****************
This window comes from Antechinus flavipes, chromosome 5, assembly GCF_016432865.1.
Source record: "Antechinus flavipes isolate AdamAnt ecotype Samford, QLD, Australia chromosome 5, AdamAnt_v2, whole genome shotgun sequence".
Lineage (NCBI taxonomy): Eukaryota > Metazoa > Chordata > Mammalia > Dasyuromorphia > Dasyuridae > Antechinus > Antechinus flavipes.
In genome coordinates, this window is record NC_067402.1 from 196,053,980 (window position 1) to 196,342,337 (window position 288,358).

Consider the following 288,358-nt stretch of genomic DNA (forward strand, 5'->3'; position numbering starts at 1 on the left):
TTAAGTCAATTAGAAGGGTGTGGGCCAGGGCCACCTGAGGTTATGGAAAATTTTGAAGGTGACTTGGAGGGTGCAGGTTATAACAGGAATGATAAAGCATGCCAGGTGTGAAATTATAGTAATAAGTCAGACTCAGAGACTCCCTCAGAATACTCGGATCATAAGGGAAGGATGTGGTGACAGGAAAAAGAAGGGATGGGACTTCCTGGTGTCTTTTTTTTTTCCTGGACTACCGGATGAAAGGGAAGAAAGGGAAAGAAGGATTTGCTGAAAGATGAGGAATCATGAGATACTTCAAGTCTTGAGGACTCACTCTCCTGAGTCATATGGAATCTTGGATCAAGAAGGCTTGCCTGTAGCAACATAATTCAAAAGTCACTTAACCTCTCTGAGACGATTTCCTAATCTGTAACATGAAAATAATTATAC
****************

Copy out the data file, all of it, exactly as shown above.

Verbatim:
This window comes from Antechinus flavipes, chromosome 5, assembly GCF_016432865.1.
Source record: "Antechinus flavipes isolate AdamAnt ecotype Samford, QLD, Australia chromosome 5, AdamAnt_v2, whole genome shotgun sequence".
Lineage (NCBI taxonomy): Eukaryota > Metazoa > Chordata > Mammalia > Dasyuromorphia > Dasyuridae > Antechinus > Antechinus flavipes.
In genome coordinates, this window is record NC_067402.1 from 196,053,980 (window position 1) to 196,342,337 (window position 288,358).

Consider the following 288,358-nt stretch of genomic DNA (forward strand, 5'->3'; position numbering starts at 1 on the left):
TTAAGTCAATTAGAAGGGTGTGGGCCAGGGCCACCTGAGGTTATGGAAAATTTTGAAGGTGACTTGGAGGGTGCAGGTTATAACAGGAATGATAAAGCATGCCAGGTGTGAAATTATAGTAATAAGTCAGACTCAGAGACTCCCTCAGAATACTCGGATCATAAGGGAAGGATGTGGTGACAGGAAAAAGAAGGGATGGGACTTCCTGGTGTCTTTTTTTTTTCCTGGACTACCGGATGAAAGGGAAGAAAGGGAAAGAAGGATTTGCTGAAAGATGAGGAATCATGAGATACTTCAAGTCTTGAGGACTCACTCTCCTGAGTCATATGGAATCTTGGATCAAGAAGGCTTGCCTGTAGCAACATAATTCAAAAGTCACTTAACCTCTCTGAGACGATTTCCTAATCTGTAACATGAAAATAATTATAC